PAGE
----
See our entire Couples Issue 2014 here.

Spending an afternoon with Korean-American actors Randall Park and Jae Suh Park in their San Fernando Valley home means falling in love with the new ruler of their household: 21-month-old Ruby. Dressed in a pastel pink-and-white striped jumpsuit, she quietly leads the pair from the family room (where she flips through her picture books), to her playroom (where she rocks the keyboard while using her drum as a stool), and finally to the master bedroom, where, snuggled in between two pillows twice the size of her body, she entertains herself by clicking through YouTube videos on Jae's tablet. (“She once flagged a kid's video for adult content,” Jae says.)

Ruby recently starred as a crime-fighting baby alongside her parents in the comedy web series Baby Mentalist, written by her dad as the Parks were first emerging from the daze of new parenthood. Produced for Channel 101, a monthly shorts festival at the Downtown Independent where a live audience votes for popular pilots to continue, Baby Mentalist was voted forward for six months straight, capturing Ruby's progression from smiley baby to walking toddler.

Randall and Jae are both professional working actors – a Culver City native, he's known as Julia Louis-Dreyfus' political nemesis on Veep, while his Korean-born, Lodi-raised wife has won guest spots on everything from NCIS: Los Angeles to How I Met Your Mother. They also create their own material, both as regulars at Channel 101 and as members of various Asian-American theater groups.

The Asian-American acting community in Los Angeles is so small that they were aware of one another long before they ever met. They first saw each other in 2007 at a nonprofit theater fundraiser, where Randall had contributed a hand-drawn cartoon about a squirrel with no arms. He noticed Jae from across the room, but didn't have the nerve to introduce himself.


A couple days later, they saw one another again at an audition. “My opening line was, 'How much did you get for that painting?'?” Jae remembers. Randall admitted that his friend bought it for $20 because no one was bidding.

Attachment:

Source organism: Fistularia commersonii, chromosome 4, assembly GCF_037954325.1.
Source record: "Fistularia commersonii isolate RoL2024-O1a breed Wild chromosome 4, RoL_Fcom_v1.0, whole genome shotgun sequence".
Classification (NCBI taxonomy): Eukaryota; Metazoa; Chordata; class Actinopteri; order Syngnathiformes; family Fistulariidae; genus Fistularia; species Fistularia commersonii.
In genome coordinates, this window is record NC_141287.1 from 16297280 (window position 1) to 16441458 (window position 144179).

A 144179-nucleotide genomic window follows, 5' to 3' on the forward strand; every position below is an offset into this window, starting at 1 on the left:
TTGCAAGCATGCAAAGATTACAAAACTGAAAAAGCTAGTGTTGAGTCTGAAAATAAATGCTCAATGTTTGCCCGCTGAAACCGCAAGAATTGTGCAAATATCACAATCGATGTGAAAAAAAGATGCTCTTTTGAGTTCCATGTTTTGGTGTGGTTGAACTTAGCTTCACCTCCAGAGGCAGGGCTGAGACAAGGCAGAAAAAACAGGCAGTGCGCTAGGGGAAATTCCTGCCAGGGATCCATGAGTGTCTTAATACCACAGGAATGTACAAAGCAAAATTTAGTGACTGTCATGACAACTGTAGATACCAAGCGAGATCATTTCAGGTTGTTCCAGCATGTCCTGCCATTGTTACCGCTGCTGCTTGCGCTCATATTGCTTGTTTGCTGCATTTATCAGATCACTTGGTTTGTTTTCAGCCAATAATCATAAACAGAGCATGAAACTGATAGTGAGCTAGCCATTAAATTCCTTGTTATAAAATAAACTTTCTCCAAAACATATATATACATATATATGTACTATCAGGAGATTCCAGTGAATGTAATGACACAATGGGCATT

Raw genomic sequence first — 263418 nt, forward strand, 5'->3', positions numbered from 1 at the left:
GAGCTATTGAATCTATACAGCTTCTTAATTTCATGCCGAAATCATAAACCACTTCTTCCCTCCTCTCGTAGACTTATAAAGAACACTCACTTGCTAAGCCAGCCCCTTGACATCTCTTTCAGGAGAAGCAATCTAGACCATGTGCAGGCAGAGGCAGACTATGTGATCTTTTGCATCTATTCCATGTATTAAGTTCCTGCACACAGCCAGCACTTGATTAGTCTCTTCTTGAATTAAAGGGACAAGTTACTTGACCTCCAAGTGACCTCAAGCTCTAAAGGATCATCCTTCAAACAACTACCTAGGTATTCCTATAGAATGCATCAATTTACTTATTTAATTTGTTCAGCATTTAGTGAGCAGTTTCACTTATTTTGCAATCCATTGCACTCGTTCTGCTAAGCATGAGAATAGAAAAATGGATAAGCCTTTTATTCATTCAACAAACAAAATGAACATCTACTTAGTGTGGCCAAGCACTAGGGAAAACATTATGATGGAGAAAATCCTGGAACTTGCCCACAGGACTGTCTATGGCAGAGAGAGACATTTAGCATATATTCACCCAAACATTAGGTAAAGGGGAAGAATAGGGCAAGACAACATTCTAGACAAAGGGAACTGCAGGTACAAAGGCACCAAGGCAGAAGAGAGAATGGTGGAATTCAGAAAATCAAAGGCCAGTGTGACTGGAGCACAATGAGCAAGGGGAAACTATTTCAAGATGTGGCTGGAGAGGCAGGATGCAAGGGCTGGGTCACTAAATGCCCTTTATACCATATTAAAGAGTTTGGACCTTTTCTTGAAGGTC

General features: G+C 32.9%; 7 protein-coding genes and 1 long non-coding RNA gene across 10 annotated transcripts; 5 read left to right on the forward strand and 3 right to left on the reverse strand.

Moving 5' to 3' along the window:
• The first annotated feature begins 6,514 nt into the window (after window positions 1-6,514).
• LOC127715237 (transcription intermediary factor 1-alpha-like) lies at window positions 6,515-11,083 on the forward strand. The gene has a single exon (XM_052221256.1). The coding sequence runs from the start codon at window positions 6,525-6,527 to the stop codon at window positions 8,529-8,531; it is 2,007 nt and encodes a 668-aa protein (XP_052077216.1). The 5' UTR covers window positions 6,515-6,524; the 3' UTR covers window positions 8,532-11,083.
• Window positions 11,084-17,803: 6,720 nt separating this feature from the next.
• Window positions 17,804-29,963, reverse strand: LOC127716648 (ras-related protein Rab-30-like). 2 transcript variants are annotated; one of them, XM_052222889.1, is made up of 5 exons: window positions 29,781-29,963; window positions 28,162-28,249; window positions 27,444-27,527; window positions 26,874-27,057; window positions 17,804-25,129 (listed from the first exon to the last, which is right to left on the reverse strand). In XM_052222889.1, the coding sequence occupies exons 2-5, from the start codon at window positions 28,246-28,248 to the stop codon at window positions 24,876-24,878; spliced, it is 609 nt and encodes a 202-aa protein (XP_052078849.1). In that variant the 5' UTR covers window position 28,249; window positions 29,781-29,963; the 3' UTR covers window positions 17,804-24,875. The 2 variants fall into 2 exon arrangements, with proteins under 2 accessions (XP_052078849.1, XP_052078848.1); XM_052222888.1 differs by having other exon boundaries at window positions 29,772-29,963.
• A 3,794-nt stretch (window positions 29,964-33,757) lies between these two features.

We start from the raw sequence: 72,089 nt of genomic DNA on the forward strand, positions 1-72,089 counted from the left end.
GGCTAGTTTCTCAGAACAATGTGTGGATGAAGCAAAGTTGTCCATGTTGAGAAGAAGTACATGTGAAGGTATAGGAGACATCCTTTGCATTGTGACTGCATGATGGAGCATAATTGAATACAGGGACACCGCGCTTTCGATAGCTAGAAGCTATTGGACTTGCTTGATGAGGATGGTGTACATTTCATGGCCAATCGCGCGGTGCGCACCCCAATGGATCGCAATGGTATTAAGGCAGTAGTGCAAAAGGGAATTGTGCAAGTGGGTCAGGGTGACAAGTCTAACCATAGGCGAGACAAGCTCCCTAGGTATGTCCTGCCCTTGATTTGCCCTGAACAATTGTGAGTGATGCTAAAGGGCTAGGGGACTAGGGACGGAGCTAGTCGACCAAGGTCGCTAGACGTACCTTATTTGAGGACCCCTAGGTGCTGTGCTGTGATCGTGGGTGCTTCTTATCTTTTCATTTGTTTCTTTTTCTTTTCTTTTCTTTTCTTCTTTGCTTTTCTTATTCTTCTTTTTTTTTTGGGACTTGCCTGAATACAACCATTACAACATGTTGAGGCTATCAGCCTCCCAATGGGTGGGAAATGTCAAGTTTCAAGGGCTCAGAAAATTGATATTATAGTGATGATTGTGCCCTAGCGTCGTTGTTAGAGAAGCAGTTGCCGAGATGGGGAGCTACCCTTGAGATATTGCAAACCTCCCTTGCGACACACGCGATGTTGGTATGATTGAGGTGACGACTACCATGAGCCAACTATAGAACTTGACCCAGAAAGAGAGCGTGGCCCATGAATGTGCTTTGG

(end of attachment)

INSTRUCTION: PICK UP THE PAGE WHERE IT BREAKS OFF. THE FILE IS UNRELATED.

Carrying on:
They were stuck in that waiting room for an hour, which gave them plenty of time to hit it off. But just as Randall was about to ask for her number, Jae was called in. Hoping she'd come back, he was disappointed to hear her walking away after she finished.

Several days later, they saw each other at another audition. It seemed to be fate.

This time, they were actually auditioning for the same role in a commercial. (“They had one Asian slot,” Randall jokes. “They just needed somebody to stand behind the white guy while he sold detergent.”) Randall invited her to his upcoming birthday party, a casual, all-day affair where friends would be coming in and out of his Mar Vista apartment.

But when Jae showed up, it was just Randall and two of his guy friends, playing Atari.

“I thought she was going to leave,” Randall recalls. “And here I was thinking, 'I'm single, I'm a year older, and I need to be more proactive in my personal life.' But it was awkward because all my friends were there.”

Turns out Jae was thinking the same thing: She figured she'd hang out until the two of them were able to have a private moment together. But more people showed up, they were never alone, and suddenly it was 3 a.m. Randall, exhausted, asked Jae to call to let him know she got home safely. She did, and before he even said hello, he blurted out, “Do you want to go out on a date with me?”

After two weeks of dating, they confessed that they were in love. A year later, he proposed at Billingsley's Steak House in West L.A.; five months later, they wed. Since then, they've never coincidentally been at the same audition again.

“You always hear, 'Actors should never date actors,' but for me, it's been nothing but a blessing,” Randall says. “It's a tough business, and it helps to have somebody's shoulder to lean on, especially if they understand what you're going through.”

In Jae, Randall also gained a dependable onscreen leading lady.

“He would just always put me in stuff that he wrote,” Jae says. “At the last minute, he'd say, “Are you free tomorrow? Oh good, because you're playing this character.'?”

In most of Randall's projects, he writes Jae as his character's recently departed lover, whom he's desperately fighting to win back. It's as if he knows that as a writer, he needs to create conflict, but he can't bear the idea of ending up with anyone but her.

Other creatives have begun casting the two of them together. The Parks recur as a married couple on The Mindy Project, and they co-starred in a short film called Love, NY, the poster for which is displayed proudly by their kitchen table.

“It's so cool, because all of these random projects have become a type of documentation of our family,” Randall says. “And I can't wait to show Ruby all of these things one day.”

See our entire Couples Issue 2014 here.

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